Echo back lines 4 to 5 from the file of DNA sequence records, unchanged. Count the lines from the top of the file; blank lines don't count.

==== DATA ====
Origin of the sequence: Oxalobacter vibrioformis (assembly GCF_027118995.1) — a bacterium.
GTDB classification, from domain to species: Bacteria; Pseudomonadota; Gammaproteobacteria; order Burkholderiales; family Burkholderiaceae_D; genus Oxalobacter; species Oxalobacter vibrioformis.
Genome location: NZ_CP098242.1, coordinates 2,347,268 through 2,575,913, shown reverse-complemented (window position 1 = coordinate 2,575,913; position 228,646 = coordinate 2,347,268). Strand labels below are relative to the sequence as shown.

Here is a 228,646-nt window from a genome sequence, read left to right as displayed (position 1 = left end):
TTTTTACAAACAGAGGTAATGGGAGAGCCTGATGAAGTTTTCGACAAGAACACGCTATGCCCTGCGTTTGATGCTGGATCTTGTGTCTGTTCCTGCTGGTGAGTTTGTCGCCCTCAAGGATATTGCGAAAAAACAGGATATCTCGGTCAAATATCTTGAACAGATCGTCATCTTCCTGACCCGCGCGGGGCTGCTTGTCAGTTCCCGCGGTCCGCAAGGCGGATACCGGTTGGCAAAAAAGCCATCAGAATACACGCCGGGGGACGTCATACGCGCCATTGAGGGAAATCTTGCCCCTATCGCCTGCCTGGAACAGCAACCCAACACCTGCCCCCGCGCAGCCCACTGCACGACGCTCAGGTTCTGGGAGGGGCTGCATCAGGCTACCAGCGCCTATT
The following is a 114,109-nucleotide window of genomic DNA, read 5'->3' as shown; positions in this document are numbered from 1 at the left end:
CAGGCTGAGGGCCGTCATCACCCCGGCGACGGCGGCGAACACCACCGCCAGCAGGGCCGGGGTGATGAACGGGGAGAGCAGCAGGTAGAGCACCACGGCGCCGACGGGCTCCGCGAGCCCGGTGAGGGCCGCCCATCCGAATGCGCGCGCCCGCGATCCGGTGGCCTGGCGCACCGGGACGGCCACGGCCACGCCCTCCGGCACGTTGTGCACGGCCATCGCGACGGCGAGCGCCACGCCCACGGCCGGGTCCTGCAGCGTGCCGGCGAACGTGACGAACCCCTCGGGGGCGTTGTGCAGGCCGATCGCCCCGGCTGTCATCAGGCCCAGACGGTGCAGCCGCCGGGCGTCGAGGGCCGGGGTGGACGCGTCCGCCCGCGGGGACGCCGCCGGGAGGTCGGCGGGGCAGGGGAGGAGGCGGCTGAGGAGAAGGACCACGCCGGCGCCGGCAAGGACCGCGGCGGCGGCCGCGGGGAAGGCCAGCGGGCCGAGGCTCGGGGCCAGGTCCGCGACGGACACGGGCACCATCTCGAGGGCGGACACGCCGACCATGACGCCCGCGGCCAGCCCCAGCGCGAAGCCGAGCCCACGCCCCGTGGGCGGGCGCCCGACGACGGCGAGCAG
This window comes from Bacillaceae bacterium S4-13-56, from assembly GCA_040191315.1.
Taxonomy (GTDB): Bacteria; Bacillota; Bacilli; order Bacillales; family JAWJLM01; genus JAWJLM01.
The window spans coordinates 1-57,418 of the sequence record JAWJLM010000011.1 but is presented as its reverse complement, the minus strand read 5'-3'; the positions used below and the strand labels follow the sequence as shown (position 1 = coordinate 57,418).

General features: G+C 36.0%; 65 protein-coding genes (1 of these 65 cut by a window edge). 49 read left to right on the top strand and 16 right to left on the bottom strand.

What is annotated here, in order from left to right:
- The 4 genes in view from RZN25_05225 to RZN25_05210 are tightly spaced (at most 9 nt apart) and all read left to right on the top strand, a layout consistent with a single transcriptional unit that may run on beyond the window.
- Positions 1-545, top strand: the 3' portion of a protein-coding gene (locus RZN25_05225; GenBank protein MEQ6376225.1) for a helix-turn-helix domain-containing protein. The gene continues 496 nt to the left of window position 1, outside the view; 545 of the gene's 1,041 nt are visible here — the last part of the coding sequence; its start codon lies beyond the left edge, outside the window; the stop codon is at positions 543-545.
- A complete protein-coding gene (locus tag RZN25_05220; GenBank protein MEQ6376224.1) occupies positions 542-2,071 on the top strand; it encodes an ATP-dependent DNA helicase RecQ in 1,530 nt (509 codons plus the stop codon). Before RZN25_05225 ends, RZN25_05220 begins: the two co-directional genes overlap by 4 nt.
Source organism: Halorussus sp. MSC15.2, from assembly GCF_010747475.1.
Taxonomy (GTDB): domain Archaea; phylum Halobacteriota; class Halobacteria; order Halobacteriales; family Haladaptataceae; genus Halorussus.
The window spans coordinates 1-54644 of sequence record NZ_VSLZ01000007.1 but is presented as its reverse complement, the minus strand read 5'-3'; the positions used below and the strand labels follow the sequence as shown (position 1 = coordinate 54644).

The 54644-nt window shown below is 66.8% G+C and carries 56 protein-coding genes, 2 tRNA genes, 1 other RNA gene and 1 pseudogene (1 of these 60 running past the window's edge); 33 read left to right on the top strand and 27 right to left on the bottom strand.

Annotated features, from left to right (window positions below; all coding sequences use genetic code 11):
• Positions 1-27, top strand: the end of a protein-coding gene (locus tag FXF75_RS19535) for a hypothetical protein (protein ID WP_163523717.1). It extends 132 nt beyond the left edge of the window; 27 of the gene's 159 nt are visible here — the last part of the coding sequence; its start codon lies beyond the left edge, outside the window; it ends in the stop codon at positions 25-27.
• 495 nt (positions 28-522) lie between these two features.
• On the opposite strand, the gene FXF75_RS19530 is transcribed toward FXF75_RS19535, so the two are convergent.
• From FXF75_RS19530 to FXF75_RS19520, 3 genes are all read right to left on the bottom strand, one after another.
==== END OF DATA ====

Here is a 228,646-nt window from a genome sequence, read left to right as displayed (position 1 = left end):
TTTTTACAAACAGAGGTAATGGGAGAGCCTGATGAAGTTTTCGACAAGAACACGCTATGCCCTGCGTTTGATGCTGGATCTTGTGTCTGTTCCTGCTGGTGAGTTTGTCGCCCTCAAGGATATTGCGAAAAAACAGGATATCTCGGTCAAATATCTTGAACAGATCGTCATCTTCCTGACCCGCGCGGGGCTGCTTGTCAGTTCCCGCGGTCCGCAAGGCGGATACCGGTTGGCAAAAAAGCCATCAGAATACACGCCGGGGGACGTCATACGCGCCATTGAGGGAAATCTTGCCCCTATCGCCTGCCTGGAACAGCAACCCAACACCTGCCCCCGCGCAGCCCACTGCACGACGCTCAGGTTCTGGGAGGGGCTGCATCAGGCTACCAGCGCCTATT